1 Policy re-think
Travel won’t come back in a flood – probably more like a trickle – and travellers are bound to have more concerns about going back on the road and in the air and need greater care and attention during the booking process. When it comes to hotels, that means health and safety, location and ratings all take on extra importance. Of course, the knock-on effect is that travel policies will probably need a tweak to acknowledge these ‘new-world’ conditions. There is probably no need for extensive rewrites, but building in flexibility with regards to availability, pricing and particularly the whole approvals process is a must. Also consider that online booking tools with no engagement from a travel booking consultant may not be appropriate. Explore the functionality of more support rather than self-service.
2 Refresh procurement
One positive of the pandemic could be that it ends the painful hotel RFP process. With less time and fewer resources at hand – for both hoteliers and travel managers – buyers have the opportunity to examine where their organisation’s top travel destinations will be in 2021 and beyond, and then stay focused on a selection of hotels that best meet their requirements. For trips elsewhere, the best option is to tap into rates offered by your TMC or the chain-wide deals of preferred suppliers. For a more bespoke and flexible answer, maybe consider moving away from the fixed rates of RFPs and opt for dynamic rates instead – these will likely be cheaper anyway while the Covid-19 uncertainty continues.
3 Switch track
Rail and road travel will be the likely winners both on domestic routes and for longer European journeys when short-haul corporate travel returns. For some travel managers these will be new sectors to engage with, and ones where there are plenty of opportunities to meet duty of care requirements for social distancing. Have you got the product access you need and do you make it easy for travellers to book? Likewise, some execs may want the Covid security of driving themselves, so that means tightening up deals with car rental suppliers.
4 Reappraise travel approvals
It is essential to take a step back and look at how travel has been historically planned and approved in the first place. There is a need to shift to place greater attention on the permission to travel. The travel approval system needs to evolve to become the process that gives permission – or not – as to whether any booking can be put forward for sign off. Look at adding factors other than cost to a permission process, and ensure multiple authorisation points are included to ensure that all aspects of an enhanced duty of care policy are met. It is also a time to truly address compliance in this area. It is essential that no one is even planning travel outside of policy, let alone booking it.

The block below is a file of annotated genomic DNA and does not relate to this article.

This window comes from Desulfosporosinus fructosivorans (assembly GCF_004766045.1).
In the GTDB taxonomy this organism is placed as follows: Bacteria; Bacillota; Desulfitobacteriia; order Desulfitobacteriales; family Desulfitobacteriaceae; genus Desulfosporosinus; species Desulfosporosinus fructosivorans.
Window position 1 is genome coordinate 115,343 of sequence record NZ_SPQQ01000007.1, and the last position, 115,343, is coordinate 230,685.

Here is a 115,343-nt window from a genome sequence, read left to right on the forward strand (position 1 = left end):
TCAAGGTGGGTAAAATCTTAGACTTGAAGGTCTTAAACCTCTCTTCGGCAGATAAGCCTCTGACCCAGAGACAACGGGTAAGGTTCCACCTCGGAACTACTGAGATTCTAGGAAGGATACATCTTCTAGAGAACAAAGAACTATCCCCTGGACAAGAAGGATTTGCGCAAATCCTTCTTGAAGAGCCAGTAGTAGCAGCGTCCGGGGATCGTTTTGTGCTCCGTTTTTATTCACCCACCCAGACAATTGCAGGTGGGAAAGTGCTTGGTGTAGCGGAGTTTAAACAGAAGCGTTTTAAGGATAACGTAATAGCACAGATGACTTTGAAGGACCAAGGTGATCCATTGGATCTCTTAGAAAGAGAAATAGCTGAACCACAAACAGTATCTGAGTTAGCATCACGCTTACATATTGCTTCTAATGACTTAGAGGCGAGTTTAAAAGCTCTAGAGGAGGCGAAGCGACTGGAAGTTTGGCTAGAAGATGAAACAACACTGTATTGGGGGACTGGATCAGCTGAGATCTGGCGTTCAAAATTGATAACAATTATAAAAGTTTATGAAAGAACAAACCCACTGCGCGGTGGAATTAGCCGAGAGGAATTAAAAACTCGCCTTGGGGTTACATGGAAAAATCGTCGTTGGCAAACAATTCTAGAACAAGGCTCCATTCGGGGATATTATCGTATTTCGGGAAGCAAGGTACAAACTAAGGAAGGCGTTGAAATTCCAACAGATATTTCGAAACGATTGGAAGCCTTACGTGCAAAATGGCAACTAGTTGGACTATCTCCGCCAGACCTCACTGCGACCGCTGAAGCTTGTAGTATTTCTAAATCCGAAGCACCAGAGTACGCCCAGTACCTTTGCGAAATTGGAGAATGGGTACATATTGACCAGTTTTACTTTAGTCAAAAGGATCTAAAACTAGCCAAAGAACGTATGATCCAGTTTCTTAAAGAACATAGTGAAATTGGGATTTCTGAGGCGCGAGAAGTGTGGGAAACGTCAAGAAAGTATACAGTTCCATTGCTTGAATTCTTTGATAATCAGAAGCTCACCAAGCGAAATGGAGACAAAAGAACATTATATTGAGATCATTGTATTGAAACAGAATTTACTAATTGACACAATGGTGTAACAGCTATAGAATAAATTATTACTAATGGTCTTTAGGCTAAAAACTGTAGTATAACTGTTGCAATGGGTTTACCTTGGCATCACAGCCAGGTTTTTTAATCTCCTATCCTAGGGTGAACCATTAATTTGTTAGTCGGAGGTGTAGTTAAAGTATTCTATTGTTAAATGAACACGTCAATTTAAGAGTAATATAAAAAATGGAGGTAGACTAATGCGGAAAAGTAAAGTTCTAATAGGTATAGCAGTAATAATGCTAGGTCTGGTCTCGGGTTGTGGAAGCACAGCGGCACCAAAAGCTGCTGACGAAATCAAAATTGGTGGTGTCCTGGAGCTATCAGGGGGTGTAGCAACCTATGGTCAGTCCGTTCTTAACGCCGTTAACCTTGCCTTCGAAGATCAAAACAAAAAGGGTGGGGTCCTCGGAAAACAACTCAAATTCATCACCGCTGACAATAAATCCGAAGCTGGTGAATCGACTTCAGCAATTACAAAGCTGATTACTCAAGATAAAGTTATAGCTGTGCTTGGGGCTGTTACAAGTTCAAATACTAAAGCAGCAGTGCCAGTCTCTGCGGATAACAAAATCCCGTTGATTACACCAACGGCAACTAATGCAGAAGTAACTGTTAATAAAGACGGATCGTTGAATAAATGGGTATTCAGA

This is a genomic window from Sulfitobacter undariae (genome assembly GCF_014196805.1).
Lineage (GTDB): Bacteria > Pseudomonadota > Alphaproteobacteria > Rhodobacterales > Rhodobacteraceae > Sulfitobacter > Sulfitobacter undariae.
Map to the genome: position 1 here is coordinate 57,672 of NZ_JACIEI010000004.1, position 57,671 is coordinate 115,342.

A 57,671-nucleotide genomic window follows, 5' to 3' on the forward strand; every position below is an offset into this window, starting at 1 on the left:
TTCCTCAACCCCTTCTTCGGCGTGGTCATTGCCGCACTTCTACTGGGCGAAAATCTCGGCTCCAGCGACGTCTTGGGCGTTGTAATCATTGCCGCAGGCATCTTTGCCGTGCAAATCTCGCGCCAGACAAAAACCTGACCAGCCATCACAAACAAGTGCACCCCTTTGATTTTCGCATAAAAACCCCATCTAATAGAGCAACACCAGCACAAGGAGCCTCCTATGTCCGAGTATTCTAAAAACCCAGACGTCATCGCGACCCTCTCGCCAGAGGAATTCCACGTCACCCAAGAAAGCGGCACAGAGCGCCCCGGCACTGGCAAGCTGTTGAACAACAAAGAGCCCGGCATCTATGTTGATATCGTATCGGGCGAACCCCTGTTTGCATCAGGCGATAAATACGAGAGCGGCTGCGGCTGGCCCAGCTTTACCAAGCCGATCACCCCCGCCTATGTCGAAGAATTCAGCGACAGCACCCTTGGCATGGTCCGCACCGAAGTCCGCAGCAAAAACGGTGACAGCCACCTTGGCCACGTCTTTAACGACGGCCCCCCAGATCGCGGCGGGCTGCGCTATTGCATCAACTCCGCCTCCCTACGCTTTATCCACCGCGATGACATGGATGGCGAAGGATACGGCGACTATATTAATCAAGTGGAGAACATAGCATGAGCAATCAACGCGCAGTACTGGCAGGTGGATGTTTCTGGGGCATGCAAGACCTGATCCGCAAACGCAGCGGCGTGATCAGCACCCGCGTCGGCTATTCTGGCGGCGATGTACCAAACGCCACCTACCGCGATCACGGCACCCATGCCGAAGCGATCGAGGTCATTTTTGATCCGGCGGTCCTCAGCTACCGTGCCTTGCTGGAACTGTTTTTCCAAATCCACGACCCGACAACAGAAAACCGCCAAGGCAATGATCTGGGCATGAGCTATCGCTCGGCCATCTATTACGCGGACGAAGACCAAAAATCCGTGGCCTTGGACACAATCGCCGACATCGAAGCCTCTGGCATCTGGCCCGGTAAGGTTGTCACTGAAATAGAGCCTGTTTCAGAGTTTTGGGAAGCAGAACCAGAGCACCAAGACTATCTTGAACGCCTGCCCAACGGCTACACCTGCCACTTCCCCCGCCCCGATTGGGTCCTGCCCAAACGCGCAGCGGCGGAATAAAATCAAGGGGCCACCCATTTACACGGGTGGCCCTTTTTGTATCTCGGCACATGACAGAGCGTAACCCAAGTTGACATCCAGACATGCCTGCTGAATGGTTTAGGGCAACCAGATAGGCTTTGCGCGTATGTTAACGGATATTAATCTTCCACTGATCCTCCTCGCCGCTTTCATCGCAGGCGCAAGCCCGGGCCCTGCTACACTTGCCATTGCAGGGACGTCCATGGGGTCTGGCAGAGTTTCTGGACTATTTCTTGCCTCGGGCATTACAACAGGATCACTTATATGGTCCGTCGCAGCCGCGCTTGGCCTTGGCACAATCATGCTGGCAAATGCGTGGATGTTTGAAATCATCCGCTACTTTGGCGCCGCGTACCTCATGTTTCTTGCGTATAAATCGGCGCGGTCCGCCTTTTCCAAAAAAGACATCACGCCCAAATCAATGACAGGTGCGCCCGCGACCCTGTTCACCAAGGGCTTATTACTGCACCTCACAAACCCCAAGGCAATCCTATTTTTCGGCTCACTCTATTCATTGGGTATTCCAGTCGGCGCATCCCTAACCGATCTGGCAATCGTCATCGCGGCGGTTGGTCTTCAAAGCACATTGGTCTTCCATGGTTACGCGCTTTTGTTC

5 Constant learning
Unfortunately, the pandemic has taken its toll on jobs, so it’s likely your team could have shrunk over the last 12 months. As a result, you and your colleagues may be taking on unfamiliar tasks or dealing with people internally and externally who are new to you. This puts fresh emphasis on training and development. Use any downtime to ensure you are up to speed with company processes, take the opportunity to introduce yourself to suppliers and network (virtually, or in person when conditions allow, of course). A good starting point is the BTA, which oversees the industry’s Diploma in Business Travel and hosts a raft of webinars and podcasts. Oh, and keep reading TBTM, to stay up-to-date with the major industry news and trends.
6 Integration game
With a bit more time on your hands, is there an opportunity to finally get around to those ‘big picture’ projects? Organisations are increasingly talking about integrating their whole trip management into one workflow, so people no longer need to switch between different tools, technology and processes to plan and manage travel. Cost savings and compliance benefits beckon if you can merge research and booking tools into corporate card spend and expenses management. It’s a big job and you need buy-in from finance and procurement departments before you start so don’t underestimate the time and resource needed to do this well. A good TMC partner and access to full data is essential here.